It was announced this morning that Michael Laverty will return to the British Superbikes championship in 2015 with the TAS squad riding a works BMW. The Irishman sat down over the weekend to talk about his decision and what he expects on his return to the championship after two years in MotoGP with PBM…
You must be excited to finally have everything confirmed with TAS for next year?
Yeah, it’s good because this time of year can be difficult so it’s really nice to be in a good, strong position. I’ve spent two years in MotoGP and I think that that experience has benefited me and I’m coming back to BSB in a stronger position. I could choose from the top teams and decide who I wanted to join. The TAS team is a nice fit and I get on really well with the guys and I won the Supersport title with them before and Philip was really keen to get me and he was pushing for me.
We made the deal happen in the end, there was a lot of comings and goings with Shakey being a four time champion and he was speaking to TAS and BMW, but in the end I ended up at TAS and Shakey stayed at PBM. We’re both happy with that but there was a bit of sadness to be leaving PBM after two years and it would have been nice to have continued that relationship but you’ve got to go with what your heart says is the best option and the TAS team and the BMW package ticked all the boxes for me.
I’m over the moon about it and it’s the strongest package that I’ve ever had around me. It’s all been almost tailored to suit me and give me the ingredients that I need to finally win the BSB title.
Coming back to BSB after two years in MotoGP this was probably the first time that you’ve been able to dictate the market and be the “big fish” that teams were looking for. How different was it for you to be able to take your time and decide what was best for you rather than having to wait for other riders to make their decisions and then leave you scrambling for the rides that were left?
It’s nice. I’ve been with the top teams before but I was never really a key player in the rider market. This year I had options in World Superbikes as well as BSB so it was a nice position to be in. It was good that the people were watching and could see that we had done a good job at PBM and that the hard work was appreciated for those two years.
That left me in a stronger position that I’d ever been in before so it was cool to be able to hang back and make sure that everything was right. I didn’t have to rush in because I had a few really good options on the table and also if someone was pushing you for a decision and not everything was exactly how you wanted it you could hang back and wait to make your decision.
It was cool to be in that position and in the end I got exactly what I wanted. That’s the first time that this has been the case for me but it also comes with the added pressure that you now have to perform and you’re hired to do that job. You’re paid better and you’re hired to be the big fish for the team. I’m looking forward to that pressure and I’m looking forward to being in the position to fight for the title.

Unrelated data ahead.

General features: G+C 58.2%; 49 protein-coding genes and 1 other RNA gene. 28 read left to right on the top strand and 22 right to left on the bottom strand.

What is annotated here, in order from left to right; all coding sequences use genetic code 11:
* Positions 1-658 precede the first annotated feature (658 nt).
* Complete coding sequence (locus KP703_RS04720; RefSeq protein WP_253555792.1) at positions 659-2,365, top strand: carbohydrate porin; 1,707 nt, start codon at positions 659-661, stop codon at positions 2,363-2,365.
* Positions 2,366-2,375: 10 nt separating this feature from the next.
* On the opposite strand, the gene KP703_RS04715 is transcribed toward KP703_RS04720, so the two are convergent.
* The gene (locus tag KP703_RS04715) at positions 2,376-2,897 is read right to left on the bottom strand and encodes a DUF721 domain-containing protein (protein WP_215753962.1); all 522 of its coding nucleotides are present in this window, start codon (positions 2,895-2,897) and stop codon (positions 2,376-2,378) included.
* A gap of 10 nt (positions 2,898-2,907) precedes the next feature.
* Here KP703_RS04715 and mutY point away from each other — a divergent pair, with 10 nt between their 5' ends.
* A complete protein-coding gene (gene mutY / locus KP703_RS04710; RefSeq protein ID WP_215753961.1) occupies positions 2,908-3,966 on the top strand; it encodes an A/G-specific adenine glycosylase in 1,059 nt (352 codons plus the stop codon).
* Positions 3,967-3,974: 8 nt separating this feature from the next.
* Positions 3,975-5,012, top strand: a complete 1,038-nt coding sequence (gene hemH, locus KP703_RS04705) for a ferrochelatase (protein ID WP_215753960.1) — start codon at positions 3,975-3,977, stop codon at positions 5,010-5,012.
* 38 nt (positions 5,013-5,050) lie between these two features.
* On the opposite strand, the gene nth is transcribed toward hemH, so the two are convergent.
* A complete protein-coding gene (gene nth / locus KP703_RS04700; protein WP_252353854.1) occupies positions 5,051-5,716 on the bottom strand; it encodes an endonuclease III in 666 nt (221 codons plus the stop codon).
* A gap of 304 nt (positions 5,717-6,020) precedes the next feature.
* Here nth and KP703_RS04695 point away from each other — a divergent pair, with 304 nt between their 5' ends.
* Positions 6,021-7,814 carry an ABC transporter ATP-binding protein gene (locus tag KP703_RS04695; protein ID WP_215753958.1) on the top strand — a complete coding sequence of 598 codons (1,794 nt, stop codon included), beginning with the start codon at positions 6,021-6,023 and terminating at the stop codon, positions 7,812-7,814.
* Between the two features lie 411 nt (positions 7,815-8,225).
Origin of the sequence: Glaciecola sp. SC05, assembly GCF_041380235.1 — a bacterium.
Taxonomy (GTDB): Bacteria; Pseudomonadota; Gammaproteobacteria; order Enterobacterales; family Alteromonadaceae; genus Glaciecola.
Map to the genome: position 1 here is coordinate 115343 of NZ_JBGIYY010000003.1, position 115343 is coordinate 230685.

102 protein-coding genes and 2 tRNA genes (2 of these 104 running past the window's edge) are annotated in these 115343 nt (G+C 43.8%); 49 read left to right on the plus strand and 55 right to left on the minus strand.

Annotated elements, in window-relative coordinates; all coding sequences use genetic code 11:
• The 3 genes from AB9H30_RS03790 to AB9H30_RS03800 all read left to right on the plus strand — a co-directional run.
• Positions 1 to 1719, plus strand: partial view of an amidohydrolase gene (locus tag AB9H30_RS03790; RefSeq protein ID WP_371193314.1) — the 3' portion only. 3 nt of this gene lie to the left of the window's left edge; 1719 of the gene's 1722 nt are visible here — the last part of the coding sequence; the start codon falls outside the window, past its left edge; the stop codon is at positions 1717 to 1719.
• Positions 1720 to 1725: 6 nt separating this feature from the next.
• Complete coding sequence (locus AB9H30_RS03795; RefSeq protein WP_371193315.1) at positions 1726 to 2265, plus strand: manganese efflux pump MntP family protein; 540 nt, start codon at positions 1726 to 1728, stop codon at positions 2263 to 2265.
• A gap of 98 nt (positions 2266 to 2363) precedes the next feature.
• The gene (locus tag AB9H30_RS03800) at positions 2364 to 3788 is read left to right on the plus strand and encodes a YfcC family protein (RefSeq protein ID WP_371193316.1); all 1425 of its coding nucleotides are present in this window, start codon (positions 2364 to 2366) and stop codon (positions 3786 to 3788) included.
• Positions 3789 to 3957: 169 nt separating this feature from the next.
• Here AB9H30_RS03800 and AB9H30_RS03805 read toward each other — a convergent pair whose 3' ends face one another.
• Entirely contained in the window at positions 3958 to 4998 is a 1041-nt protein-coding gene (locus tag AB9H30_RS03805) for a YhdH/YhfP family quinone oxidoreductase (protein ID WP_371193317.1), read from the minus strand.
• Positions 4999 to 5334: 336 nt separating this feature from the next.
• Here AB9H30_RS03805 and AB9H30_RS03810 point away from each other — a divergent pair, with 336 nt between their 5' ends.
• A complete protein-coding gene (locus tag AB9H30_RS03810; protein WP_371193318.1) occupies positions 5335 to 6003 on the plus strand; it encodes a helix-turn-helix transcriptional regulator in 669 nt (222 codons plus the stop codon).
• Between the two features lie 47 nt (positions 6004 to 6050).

It’s been a few years since I was on the podium in BSB but when I did the Le Mans 24 Hours this year and stood on the podium it made me realise how much that I’ve missed that and when I was weighing up the options what I had in WSBK wasn’t going to be podium contenders but what was on the table in BSB was all sure-fire top teams. That kind of made up my mind to go back to BSB.
Both championships are on a level, if anything BSB is slightly ahead in terms of the crowd size and atmosphere, but I thought that being a winner in BSB was better than fighting for 6th to 10th in WSBK. So it was just a tossup between the teams to decide who gave me the best chance and I felt that was TAS and BMW. So I’m happy to get it all boxed off and done this week.
We had our wedding last weekend and the honeymoon this week so it’s nice to be able to go away and chill out before Christmas. I’ll be training and working for next year but I can mentally switch off and not have to worry about getting a deal for next year. This time last year I still didn’t know what I’d be doing for this year but I was lucky because Paul [Bird] said that he’d look after me in either MotoGP or BSB but I ended up struggling to get my leather and helmet deals together, this year though I’ve already got good offers for them. It’s all a knock on effect once you have your contract signed.
Does it surprise you to an extent that after two years in MotoGP you’ll move back to BSB and earn more money and have more sponsors?
It’s funny that in a lot of ways. Being a big fish in a smaller pond is nice because people want to be involved with you whereas at the back in MotoGP, even though we were doing a good job and punching above our weight but we still weren’t getting a lot of media attention and you’re in a position where you can’t do much more and it’s hard to attract a lot of interest from sponsors.
Companies don’t see the value in sponsoring you at the back of the MotoGP field whereas they see the value at the front of BSB. There’s a lot of social media and internet coverage in BSB, as well as the TV coverage, so there’s a lot more bang for your buck in BSB. Every sponsor in GP wants to be with the top riders in the three classes and it’s the same in BSB. It’s frustrating because we were doing a good job at the back in MotoGP with PBM and you need those funds to be able to take the step forward and that was ultimately our downfall because we couldn’t raise the money to lease a Factory bike to give us a better shot.
What did you think of your two year stint in MotoGP?
I loved being in MotoGP and I think that I gained a lot from it and learned a lot technically about riding. I also travelled a lot and met a lot of good people within the industry and it improved the credentials behind my name so it’s been good overall.